How SMBs Run Live in the Digital Economy

OUR LIVES ARE INCREASINGLY DRIVEN BY REAL-TIME DIGITAL ACTIVITIES.
Customers no longer tolerate long order processing times, inconsistent information across channels or service glitches. And yet, business is increasingly global and complex.

To meet these demands, businesses of all types—not just digital giants and deep-pocketed competitors—certainly need instantaneous access to relevant data. They also, however, need the ability to respond immediately to the insights that data reveals. In other words, organizations need to do business “in the moment.” This is as true for small to midsize businesses (SMBs) as it is for any other size company today. All businesses—and especially the fast-growing ones—need operational, supply chain, sales and inventory insights at their fingertips to make the best decisions, seize hidden opportunities, anticipate problems and delight customers.

A small retailer, for instance, that can monitor its inventory on the fly and perform real-time cost analysis will be able to make decisions and take actions to avoid stock-outs or over-stocks and to optimize profits and losses. A particular concern is cash flow, which must be preserved at all costs. What SMBs do today affects their financial statements tomorrow; there is no buffer.

Armed with a full view of all the relevant data, companies can also be proactive. If a business knows its cost of materials is going to rise in six months, for example, it can phase in small price increases to avoid a large increase all at once. With data and analytics, “you can view trends and historical data and extrapolate to the future—it’s very powerful,” says Ray Boggs, vice president of SMB research at global market intelligence firm IDC. Bottom-line business success, especially for SMBs, depends on the ability to respond to events as they unfold and even take action in anticipation of what lies ahead.

The Growing SMB-Technology Relationship

It is no wonder that companies increasingly see advanced technologies as key to their success (see Figure 1). Whereas sophisticated “real-time” systems historically were outside the boundaries of most SMB budgets, their agility renders them better able to take advantage of new and emerging technologies—particularly those delivered through the cloud. Because software-as-a-service (SaaS) and the cloud reduce computing infrastructure cost and maintenance requirements, SMBs are viewing technology investments with less trepidation.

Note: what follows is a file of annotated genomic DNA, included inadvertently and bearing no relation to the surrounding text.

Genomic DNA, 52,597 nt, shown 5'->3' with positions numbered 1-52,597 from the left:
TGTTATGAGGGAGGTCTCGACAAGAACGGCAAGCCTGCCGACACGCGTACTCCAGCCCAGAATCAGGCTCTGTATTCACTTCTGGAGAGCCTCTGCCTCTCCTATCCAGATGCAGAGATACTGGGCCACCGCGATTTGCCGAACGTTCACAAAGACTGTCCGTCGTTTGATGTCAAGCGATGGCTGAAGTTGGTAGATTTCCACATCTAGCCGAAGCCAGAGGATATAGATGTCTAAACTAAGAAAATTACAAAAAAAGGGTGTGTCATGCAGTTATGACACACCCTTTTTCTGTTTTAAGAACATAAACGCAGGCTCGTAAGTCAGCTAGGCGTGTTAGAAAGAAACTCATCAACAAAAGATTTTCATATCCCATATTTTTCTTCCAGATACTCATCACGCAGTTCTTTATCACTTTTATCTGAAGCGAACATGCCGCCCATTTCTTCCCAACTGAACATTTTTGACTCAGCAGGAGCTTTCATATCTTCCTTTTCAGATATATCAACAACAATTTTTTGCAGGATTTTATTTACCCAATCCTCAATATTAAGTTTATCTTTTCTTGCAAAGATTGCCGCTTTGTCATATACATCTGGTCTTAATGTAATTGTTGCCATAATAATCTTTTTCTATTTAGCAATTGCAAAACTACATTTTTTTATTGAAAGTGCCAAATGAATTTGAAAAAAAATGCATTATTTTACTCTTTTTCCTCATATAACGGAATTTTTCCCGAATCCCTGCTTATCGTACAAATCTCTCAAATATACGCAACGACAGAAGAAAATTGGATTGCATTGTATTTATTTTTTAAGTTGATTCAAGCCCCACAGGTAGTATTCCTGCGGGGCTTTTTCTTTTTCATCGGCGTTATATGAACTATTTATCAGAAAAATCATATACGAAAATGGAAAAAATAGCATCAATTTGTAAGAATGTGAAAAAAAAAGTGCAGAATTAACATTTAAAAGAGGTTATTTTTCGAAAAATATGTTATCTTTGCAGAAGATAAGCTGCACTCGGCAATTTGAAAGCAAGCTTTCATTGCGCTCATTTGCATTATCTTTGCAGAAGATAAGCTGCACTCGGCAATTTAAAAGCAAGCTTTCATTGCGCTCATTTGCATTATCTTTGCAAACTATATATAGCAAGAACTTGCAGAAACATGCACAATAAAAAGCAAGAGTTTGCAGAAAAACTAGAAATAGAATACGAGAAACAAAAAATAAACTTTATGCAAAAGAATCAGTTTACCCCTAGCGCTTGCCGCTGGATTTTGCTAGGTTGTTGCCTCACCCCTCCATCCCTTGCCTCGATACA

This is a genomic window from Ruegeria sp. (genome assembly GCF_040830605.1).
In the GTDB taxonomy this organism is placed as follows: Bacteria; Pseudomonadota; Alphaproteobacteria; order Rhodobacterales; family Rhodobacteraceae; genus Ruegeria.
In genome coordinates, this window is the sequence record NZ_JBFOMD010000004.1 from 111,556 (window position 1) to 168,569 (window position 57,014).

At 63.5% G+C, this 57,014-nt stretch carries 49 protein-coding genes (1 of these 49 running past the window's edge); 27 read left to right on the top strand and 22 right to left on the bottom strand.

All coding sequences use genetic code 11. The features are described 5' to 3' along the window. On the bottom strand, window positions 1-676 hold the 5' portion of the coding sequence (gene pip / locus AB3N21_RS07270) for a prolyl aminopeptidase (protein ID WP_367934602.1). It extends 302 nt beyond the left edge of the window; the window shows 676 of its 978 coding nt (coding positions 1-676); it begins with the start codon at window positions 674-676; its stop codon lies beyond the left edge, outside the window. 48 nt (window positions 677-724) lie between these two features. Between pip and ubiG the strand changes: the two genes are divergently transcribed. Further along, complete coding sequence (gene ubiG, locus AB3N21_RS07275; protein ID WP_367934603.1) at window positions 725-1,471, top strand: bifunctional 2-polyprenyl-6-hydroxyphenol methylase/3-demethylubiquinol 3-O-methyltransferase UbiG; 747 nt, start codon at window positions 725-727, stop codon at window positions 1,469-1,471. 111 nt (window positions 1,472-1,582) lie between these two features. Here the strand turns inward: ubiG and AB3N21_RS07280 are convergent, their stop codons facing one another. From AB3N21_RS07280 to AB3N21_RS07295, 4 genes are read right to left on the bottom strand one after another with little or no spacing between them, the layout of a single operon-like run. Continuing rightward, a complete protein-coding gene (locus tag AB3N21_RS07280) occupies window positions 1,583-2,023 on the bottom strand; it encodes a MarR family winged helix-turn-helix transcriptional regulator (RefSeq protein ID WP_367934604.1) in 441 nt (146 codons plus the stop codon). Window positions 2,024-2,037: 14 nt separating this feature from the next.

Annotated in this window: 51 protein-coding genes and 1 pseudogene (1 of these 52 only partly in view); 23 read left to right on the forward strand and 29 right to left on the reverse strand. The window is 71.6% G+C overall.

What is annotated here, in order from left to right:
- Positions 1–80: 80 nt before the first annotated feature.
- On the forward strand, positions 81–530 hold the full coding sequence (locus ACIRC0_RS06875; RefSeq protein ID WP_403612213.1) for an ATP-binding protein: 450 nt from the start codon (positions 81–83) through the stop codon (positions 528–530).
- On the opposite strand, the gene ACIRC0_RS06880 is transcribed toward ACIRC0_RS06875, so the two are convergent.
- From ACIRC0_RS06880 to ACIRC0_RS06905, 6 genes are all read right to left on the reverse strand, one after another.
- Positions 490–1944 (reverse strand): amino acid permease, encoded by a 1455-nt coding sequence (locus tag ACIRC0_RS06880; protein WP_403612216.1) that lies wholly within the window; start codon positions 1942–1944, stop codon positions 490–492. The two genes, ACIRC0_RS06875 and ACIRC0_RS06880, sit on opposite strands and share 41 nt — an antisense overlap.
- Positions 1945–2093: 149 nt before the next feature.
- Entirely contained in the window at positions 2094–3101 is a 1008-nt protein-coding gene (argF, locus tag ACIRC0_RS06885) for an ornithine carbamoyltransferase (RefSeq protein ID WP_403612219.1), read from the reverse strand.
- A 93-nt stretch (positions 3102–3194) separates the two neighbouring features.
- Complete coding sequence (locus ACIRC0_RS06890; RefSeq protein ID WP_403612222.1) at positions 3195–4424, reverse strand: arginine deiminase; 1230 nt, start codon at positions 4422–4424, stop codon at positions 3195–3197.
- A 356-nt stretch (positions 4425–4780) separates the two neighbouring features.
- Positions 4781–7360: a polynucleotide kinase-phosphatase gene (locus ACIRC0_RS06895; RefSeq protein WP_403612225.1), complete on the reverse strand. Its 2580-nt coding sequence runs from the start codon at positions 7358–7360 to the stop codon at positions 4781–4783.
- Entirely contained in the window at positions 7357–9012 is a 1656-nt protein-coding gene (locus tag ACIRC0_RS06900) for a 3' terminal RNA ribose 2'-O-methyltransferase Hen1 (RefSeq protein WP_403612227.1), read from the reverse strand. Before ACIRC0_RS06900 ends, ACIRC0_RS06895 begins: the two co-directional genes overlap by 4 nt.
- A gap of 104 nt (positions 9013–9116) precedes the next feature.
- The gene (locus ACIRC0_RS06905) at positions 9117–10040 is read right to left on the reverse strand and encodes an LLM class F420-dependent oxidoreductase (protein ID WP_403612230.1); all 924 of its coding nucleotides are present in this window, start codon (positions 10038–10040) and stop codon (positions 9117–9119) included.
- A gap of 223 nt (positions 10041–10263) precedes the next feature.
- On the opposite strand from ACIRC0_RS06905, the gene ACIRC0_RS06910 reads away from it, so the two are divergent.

Compared with large enterprises, “smaller organizations tend to be amongst the earliest technology adopters in the marketplace,” says Howard Dresner, chief research officer at Dresner Advisory Services, an independent industry research firm. Increasingly, this even includes analytics systems. “The barrier to entry for capabilities like analytics has dropped precipitously over the last decade,” he adds. The result, Dresner says, will be game-changing. “The competitiveness of just about every imaginable industry has been enhanced.”

Figure 1 - SMBs See Advanced TechnologyWhat has made analytics accessible to SMBs are technologies such as cloud computing, better user interfaces, visualization tools, and improved algorithms and natural language capabilities, according to SMB Group, a technology industry research, analysis and consulting firm focused on SMB trends. “As more solutions designed for people with little or no data preparation and analytics skills emerge, analytics will become more consumable for SMBs,” the firm says.

Cloud-delivered capabilities, in particular, are becoming integral to the success of small to midsize businesses. According to SMB Group, just 19% of small businesses in the United States employ full-time, dedicated IT staff and although 86% of midsize businesses have internal IT staff, they are typically IT generalists who lack expertise in newer technology areas. As SMBs increasingly require fast, easy, lower cost access to capabilities such as analytics, more compute power and other services, cloud adoption has boomed, the frm says (see Figure 2). Such affordable capabilities, Dresner adds, can level the playing field, allowing SMBs to compete with large enterprises.

Live from the Cloud

An example of a fast-growing business using live capabilities from the cloud to improve healthcare is Medistance, a telemedicine company in Budapest, Hungary. The goal of this 50-employee business is to revolutionize patient care globally by connecting patients with caregivers using realtime streams of clinically valid information, which enables physicians to make health decisions on a “live” basis.

Traditionally, the only way for doctors to know about the health status of patients with chronic diseases, such as hypertension, diabetes and obesity, is when they come in for an appointment or the patient self-reports an issue or problem—a notoriously unreliable way of getting to the truth of patients’ actual health. Without continuously monitoring and quickly responding to
patient vitals, including glucose, blood pressure, cholesterol levels and even heart failure events, complications often go untreated.